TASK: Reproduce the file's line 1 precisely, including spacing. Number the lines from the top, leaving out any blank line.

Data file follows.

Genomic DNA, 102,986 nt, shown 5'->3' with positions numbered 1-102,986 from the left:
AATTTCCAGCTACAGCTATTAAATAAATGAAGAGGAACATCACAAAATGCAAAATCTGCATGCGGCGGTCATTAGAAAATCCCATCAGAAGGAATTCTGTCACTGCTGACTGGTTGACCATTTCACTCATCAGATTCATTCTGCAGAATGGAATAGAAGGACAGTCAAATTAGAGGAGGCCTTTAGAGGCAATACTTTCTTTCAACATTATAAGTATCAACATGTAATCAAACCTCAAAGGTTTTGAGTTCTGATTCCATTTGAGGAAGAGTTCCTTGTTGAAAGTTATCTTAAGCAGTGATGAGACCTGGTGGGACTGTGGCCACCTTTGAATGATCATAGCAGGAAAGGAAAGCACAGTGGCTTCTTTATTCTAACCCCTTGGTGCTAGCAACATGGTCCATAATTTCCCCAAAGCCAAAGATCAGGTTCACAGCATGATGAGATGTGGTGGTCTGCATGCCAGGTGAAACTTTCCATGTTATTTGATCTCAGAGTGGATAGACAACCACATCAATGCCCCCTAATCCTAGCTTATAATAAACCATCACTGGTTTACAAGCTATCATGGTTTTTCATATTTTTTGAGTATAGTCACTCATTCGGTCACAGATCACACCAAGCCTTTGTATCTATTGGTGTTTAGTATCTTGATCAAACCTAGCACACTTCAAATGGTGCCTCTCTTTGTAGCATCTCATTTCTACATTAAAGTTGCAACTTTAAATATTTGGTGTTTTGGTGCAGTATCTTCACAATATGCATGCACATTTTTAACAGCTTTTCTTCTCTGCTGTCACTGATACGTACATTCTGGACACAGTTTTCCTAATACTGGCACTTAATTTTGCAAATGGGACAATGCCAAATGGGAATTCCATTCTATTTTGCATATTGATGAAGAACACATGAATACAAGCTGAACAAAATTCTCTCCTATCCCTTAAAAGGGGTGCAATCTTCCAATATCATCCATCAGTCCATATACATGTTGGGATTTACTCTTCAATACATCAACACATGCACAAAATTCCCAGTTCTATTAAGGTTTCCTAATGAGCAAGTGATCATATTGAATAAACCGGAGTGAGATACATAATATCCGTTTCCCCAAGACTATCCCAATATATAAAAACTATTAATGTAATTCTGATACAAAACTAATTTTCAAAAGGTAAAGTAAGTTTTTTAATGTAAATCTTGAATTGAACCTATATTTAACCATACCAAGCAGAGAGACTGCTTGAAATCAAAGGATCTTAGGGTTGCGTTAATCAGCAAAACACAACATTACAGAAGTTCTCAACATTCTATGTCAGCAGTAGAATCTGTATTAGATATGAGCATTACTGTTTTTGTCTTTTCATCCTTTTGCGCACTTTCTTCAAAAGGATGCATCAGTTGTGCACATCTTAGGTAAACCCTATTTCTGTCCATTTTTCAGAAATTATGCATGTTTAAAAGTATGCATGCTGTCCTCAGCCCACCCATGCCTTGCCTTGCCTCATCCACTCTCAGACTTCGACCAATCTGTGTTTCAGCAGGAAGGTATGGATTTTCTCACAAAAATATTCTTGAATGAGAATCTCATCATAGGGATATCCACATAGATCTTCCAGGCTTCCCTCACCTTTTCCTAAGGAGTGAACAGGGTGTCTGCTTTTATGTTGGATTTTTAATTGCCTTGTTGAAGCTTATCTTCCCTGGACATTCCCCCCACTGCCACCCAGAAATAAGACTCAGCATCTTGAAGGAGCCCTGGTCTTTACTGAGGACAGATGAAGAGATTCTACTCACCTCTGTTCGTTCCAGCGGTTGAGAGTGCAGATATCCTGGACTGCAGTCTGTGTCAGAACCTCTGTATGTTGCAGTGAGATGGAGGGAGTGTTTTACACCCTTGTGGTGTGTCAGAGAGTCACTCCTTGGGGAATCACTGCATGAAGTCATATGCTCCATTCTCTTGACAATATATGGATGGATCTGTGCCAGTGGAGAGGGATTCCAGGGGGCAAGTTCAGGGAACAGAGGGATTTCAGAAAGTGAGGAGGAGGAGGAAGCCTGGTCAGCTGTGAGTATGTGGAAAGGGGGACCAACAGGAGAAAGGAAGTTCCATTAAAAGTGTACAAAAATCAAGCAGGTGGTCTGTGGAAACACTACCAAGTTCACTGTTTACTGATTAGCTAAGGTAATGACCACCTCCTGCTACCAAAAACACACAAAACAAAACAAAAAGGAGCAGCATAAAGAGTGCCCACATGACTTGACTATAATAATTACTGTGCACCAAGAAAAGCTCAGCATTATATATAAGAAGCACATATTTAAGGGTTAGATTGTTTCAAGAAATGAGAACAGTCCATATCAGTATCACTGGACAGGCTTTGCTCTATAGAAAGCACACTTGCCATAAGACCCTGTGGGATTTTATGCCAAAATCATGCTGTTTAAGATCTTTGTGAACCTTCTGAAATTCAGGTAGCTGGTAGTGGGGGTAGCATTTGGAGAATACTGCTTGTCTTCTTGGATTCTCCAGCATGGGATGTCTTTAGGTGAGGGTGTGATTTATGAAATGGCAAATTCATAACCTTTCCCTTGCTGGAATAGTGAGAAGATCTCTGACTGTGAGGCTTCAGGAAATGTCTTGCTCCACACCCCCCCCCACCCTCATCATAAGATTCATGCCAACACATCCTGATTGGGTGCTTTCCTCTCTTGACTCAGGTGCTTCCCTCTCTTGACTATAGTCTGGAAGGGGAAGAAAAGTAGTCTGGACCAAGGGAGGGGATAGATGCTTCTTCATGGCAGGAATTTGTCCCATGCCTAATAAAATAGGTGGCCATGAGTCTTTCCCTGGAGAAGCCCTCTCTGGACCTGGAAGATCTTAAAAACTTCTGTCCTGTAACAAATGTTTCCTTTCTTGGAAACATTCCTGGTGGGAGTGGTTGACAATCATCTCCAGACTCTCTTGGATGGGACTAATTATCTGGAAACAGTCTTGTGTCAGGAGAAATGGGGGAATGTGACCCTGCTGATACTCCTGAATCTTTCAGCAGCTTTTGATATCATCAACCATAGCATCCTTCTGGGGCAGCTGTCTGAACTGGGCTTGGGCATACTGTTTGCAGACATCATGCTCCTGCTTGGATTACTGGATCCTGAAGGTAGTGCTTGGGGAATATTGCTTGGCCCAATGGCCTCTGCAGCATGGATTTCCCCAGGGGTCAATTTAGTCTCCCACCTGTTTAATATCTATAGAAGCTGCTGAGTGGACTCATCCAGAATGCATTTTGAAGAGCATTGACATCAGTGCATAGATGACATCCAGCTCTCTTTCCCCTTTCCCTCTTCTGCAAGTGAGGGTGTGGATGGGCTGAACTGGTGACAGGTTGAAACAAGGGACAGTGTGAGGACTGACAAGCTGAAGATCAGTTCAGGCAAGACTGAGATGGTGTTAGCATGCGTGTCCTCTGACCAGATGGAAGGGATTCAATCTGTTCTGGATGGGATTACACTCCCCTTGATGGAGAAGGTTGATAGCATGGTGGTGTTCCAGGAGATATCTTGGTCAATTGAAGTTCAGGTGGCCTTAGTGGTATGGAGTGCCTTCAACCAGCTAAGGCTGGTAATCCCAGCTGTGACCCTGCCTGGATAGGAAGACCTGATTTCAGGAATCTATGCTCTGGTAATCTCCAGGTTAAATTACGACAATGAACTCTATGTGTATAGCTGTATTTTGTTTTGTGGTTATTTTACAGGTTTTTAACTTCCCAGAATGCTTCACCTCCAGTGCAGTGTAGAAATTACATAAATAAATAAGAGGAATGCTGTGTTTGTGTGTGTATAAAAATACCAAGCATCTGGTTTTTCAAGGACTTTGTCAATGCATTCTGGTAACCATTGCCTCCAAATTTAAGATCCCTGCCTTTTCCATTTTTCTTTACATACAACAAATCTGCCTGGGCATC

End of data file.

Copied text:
Genomic DNA, 102,986 nt, shown 5'->3' with positions numbered 1-102,986 from the left: